Food diaries can often be sold as a complex, detailed, confusing habit to get into. I think they’re sold in this way in the hopes that we’ll purchase those intricate food diaries which claim to be able to change our lives rather than just put pen to paper on a notepad. What we often overlook is the fact that they’ll only change our lives should we stick to completing them consistently.
When it comes to creating a habit it’s more effective if we start off with the very basic requirements. We can build upon it in the future once we get into the swing of things, but expecting ourselves to be able to keep up with a new, very complex habit right from the get go really isn’t fair on ourselves. It’s time to be a little kinder and cut ourselves some slack. So, why should we consider keeping a food diary anyway?
An enormous amount of negative symptoms that we experience such as feeling tired, headachey, mood changes, stomach ache, itchiness, nausea, stomach upsets, aches and pains can be traced back to what we eat. By noting down what we’ve eaten and how we’re feeling we can take a look back at how certain ingredients or foods affect us, in doing so we can decide if we’d like more or less of those meals and snacks in our day to day lives.
A food diary also creates an incredible amount of awareness around food. A plethora of studies have shown that putting pen to paper can help us work out unknown details about ourselves, our bodies and our minds as well as solidify new knowledge and reap much greater benefits from our life experiences.
There are food diaries you can purchase in shops, download online and apps you can tap away on in seconds. Many of these can be rather complex and also focus on calorie consumption. Rather than focussing on calories, fats and labels in general, I prefer to focus on how the food makes us feel. We’re all very different and require our own personal diet which changes as we age. It’s important that we are able to identify the foods that make us feel good and incorporate more of those into our lives, in doing so we feel happier, healthier and much more joyful in our day to day living.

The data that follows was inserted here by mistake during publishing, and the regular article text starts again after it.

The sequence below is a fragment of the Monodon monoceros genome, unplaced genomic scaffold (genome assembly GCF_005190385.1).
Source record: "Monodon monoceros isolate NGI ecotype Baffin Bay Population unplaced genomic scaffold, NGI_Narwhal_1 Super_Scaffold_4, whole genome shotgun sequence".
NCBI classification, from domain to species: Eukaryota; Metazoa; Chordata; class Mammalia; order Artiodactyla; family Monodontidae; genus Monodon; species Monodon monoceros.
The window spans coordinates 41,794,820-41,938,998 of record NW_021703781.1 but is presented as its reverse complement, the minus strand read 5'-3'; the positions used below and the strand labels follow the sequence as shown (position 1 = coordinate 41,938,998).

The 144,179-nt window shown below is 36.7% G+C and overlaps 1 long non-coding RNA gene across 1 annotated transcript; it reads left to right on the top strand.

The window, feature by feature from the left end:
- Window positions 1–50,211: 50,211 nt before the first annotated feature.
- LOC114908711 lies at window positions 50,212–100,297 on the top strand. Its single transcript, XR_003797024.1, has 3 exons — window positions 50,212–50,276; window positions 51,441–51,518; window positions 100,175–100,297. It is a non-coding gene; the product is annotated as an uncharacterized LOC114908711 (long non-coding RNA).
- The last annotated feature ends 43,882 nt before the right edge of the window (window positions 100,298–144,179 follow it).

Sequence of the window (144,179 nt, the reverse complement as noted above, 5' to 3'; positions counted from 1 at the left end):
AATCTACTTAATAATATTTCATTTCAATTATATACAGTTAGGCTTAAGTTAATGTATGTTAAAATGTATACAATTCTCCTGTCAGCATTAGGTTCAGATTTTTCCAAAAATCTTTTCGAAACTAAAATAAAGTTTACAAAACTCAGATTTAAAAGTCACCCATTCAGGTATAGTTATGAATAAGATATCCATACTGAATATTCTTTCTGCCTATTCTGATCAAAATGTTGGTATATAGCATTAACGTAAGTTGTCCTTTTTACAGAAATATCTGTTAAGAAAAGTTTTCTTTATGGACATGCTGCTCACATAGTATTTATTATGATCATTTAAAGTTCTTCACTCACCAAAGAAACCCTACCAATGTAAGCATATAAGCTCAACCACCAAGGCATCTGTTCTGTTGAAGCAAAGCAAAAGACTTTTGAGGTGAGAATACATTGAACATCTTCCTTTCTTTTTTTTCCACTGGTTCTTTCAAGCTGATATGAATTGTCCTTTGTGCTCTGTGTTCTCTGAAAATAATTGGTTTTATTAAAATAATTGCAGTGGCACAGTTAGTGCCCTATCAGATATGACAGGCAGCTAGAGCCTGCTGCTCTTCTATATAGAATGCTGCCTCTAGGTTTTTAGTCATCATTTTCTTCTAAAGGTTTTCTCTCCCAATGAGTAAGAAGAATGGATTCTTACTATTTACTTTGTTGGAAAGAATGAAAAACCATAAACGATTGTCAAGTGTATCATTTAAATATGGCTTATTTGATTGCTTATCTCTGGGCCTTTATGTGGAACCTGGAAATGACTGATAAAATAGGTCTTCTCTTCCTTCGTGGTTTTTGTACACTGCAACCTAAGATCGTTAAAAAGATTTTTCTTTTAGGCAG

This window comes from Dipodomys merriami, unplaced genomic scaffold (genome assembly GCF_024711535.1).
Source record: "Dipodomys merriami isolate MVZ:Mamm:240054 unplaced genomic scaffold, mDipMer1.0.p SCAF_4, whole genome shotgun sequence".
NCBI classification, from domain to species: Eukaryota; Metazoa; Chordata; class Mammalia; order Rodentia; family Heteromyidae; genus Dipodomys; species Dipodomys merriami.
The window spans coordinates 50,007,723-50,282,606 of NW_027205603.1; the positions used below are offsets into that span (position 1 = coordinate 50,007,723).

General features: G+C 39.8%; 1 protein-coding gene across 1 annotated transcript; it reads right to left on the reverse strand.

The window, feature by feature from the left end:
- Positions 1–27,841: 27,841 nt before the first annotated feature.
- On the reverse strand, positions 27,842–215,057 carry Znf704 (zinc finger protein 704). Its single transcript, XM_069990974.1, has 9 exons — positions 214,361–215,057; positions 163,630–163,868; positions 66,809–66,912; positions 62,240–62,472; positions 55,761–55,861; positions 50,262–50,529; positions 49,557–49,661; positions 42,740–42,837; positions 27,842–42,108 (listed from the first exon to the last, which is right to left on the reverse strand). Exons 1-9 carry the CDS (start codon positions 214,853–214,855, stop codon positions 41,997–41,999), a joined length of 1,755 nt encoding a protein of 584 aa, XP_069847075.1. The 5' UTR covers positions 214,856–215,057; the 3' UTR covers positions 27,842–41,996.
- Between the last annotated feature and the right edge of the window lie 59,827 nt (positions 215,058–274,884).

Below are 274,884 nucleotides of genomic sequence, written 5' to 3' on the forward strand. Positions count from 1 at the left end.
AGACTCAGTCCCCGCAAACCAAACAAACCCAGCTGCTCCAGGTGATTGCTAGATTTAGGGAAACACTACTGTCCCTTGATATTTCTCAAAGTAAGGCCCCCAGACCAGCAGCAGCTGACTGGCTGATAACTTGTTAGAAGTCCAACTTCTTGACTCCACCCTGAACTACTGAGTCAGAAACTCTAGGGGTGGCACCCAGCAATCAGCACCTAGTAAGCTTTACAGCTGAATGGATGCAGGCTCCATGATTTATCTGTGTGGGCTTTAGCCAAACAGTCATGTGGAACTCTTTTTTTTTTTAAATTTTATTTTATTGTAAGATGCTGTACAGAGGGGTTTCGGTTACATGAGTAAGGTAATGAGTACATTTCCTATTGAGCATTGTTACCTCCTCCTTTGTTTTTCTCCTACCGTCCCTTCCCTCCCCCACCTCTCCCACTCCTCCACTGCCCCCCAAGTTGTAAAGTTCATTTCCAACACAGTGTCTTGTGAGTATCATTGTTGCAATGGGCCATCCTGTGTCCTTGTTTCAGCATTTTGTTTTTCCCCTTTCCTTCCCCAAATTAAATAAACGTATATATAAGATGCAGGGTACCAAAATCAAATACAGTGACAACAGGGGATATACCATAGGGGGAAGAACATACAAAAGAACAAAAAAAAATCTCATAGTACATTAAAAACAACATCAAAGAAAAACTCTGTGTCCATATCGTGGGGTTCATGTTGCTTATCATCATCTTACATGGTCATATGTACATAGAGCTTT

My coaching clients are required to complete a food diary. They can download a printable version if they wish, fill it in online or even just jot down the headings in a notebook or on the notes app on their phone. The important part is consistently completing the diary each day with a focus on what they feel, it doesn’t matter how they do it.
Rather than delving right into the work I do with clients, which is a little more complicated as I we do a session on getting to know the food diary and taking a step by step approach into using it, let’s start off really simply.
Each day note down in a notebook, diary or even on your phone’s calendar the food you eat and how it made you feel after an hour or so and then after a few hours. When you’re not feeling great look back on the foods you’ve eaten over the past few days and underline any possible culprits. Pop a little heart or star next to any foods that make you feel good each day.
After a few weeks take a look back at each day and the foods you’ve underlined. You may be able to see a pattern of foods that don’t agree with you and foods you really enjoy. Alter your day to day food as you’d like. This takes time to work out but it’s so very worth it. You can read more about how I discovered my food allergies using a food diary here.